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Friday, October 20, 2017

Common Drugs Used by College Students And Treatment

Which adult age groups is drug abuse most common? It exists among all age groups, but the rates tend to be higher among younger groups. For example, cocaine use in college-age adults was 4.3% in 2015. However, the use of certain drugs dropped sharply in recent years. Use of synthetic marijuana dropped 80% from 2011 to 2015, and use of Salvia plummeted 90% between 2009 and 2015.

However, many of the statistics related to drug use/addiction among college students are disturbing. For example, full-time college students are 2x as likely to abuse drugs/alcohol as non-college students. Beginning a college career can cause anxiety for several students. Alcohol becomes an effective way for students to socialize with their fellow students. It doesn’t always turn into binge drinking and drug addiction, but in many cases, alcohol use/abuse leads to drug use within time. Several factors explain high drug use among college students.  They include stress, curiosity, course load, and peer pressure.  Alcohol is the top item used for substance abuse among college students.

Some X-factors explain the popularity of certain drugs on college campuses. Adderall is a stimulant and is known as the “study drug.” These drugs are popular among college students who are under extreme pressure to complete homework, study for exams, and so on.

Another issue is that the US is moving towards marijuana legalization. Over half of the US states and the District of Columbia have laws that broad legalize marijuana use while marijuana is a natural plant cigarettes and alcohol have been processed significantly in a factory. For example, cigarettes produce 100+ toxic chemicals after being lit. In fact, on some campuses marijuana use is higher than alcohol use.

What are the drugs most commonly used by college students? They include the following ones:

  • Cocaine
  • Ecstasy
  • Heroine
  • Marijuana
  • OTC drugs
  • Prescription meds

A USA Today survey reported that half of the US’ full-time college students admitted to binge drinking or drug use 1+ times per month. It shows that both issues have become epidemics on US college campuses.

Marijuana is the most popular drug about college students and follows alcohol regarding substances. A survey by the Harvard School of Public Health showed that nearly half of college students had tried weed, pot, and Mary Jane at least one time. Meanwhile, 30% of the respondents shared that they had used marijuana at least once during the past year.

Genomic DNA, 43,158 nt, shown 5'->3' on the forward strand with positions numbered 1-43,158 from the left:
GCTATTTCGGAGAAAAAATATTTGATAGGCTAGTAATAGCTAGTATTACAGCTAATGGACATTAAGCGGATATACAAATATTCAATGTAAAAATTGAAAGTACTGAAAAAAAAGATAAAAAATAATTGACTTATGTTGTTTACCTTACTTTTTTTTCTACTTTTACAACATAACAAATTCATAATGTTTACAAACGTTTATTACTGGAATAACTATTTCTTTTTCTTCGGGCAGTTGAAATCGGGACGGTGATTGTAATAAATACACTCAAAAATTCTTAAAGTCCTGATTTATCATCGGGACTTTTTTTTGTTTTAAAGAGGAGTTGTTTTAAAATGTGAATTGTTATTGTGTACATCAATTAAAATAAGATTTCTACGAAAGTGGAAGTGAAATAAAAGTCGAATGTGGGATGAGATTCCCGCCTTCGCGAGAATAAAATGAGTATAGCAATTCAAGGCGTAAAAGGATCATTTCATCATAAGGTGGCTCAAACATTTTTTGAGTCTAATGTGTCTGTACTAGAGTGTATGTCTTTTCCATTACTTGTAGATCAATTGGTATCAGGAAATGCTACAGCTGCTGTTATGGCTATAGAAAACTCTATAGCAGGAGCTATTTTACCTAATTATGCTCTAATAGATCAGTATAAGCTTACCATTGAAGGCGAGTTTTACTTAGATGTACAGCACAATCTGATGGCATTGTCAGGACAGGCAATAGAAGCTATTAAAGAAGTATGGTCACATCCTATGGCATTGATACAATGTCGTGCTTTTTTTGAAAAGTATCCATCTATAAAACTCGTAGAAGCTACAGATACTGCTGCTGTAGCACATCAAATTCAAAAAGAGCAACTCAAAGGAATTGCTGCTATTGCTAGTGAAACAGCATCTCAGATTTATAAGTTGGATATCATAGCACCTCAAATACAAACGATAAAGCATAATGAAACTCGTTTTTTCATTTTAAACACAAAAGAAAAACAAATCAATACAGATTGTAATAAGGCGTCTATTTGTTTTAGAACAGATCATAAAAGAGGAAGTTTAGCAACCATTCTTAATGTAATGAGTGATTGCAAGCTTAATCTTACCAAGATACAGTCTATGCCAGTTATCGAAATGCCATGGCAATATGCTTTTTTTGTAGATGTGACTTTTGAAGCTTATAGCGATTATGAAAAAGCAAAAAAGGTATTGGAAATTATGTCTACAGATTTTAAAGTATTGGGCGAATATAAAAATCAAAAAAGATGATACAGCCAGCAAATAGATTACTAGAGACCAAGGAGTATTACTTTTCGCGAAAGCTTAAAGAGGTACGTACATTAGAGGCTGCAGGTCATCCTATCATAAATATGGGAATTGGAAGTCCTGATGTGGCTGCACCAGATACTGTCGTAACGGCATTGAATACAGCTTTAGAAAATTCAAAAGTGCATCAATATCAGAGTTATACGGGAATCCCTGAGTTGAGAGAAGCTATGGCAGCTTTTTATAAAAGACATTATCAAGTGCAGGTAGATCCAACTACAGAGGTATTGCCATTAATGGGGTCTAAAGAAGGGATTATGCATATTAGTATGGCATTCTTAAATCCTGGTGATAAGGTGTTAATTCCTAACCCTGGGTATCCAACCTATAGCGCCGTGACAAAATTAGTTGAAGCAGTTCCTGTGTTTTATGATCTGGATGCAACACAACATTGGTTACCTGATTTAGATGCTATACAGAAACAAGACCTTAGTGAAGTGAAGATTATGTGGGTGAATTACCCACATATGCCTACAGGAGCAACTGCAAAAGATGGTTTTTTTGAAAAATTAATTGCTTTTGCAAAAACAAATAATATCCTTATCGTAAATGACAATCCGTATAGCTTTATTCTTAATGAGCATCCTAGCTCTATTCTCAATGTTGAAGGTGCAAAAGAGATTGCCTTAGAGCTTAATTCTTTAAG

The legalization of marijuana has become a hot button issue in the US. It’s been legalized in several states for medicinal purposes, but only a few have legalized the plant for recreational use. The National Institute on Drug Abuse also reports that 9% of weed users become addicted to the drug.

So-called “party drugs” or “club drugs” are also popular on college campuses. They include ecstasy, cocaine, heroin, and LSD. The use of illegal drugs including cocaine and heroin sky-rocketed over 50% between 1993 and 2005.

Meanwhile, Ecstasy is a popular club/rave drug. It’s a stimulant/hallucinogenic drug that’s derived from meth. Monitoring the Future reported that nearly 13% of college students admitted they had used ecstasy one or more times during their lifetime. These types of drugs enhance sensation and alter moods. They function as stimulants/uppers and sometimes these drugs function as hallucinogens.

Abuse of prescription meds is also becoming an epidemic on US college campuses. These meds are easy to get with their prescription or from another student. A recent study showed that students on ADHD medications were sharing their meds with other students without prescriptions. It’s important to note that using a drug outside its intended function is defined as abuse and can become dangerous. The CDC has reported that 100 people die every day in the US alone due to a drug overdose. Most of the cases involve prescription drugs.

Another type of drug abuse on college campuses involves over the counter (OTC) drugs. They include cough medicines like Nyquil and hundreds of other products. Since these products are legal, they’re easy to get and be found in a medicine cabinet or purchased at a local store.

People can take all the pills or liquid contained in one bottle at one time to get a buzz. Research shows that over 10% of teens have abused such OTC drugs. They can cause side effects like dizziness and nausea. When the OTC meds re combined with other substances like antihistamine they can cause other side-effects.

Today’s college students can use several channels to get substances they use for drug abuse. For example, they can buy products on the Internet. For example, several OTC drugs are containing DXM that can be bought on the Internet.

College students can also find new ways to abuse drugs through combinations and cocktails via blogs and social media. In fact, there are even websites that are designed for teenagers that encourage them to try different combinations of substances. It makes the dangerous OTC abuse more available to college students.

History

The US has been dealing with drug abuse/addiction as a social problem for almost a century. It might be surprising that several of the illegal drugs were prescribed by doctors as legal prescription and over the counter (OTC) meds.

  1. Marijuana

Marijuana is one of the oldest drugs in Us history. The Jamestown settlers grew it around 1600. In fact, it was used widely as a medicinal drug from 1850 to the late 1930s. The drug became popular on US college campuses in the 1960s and especially among white “Beatniks.” Since then many politicians and citizens have supported decriminalizing marijuana since it’s a natural plant.

  1. Cocaine

Cocaine was used as a medicinal drug in Europe before arriving in the US. In fact, when Coca-Cola was launched in 1886 it contained a syrup from cocoa leaves. Cocaine was outlawed by the US in 1914. There were about 10.4 million users in 1984. It was considered to be a relatively safe drug until crack cocaine was introduced in 1985.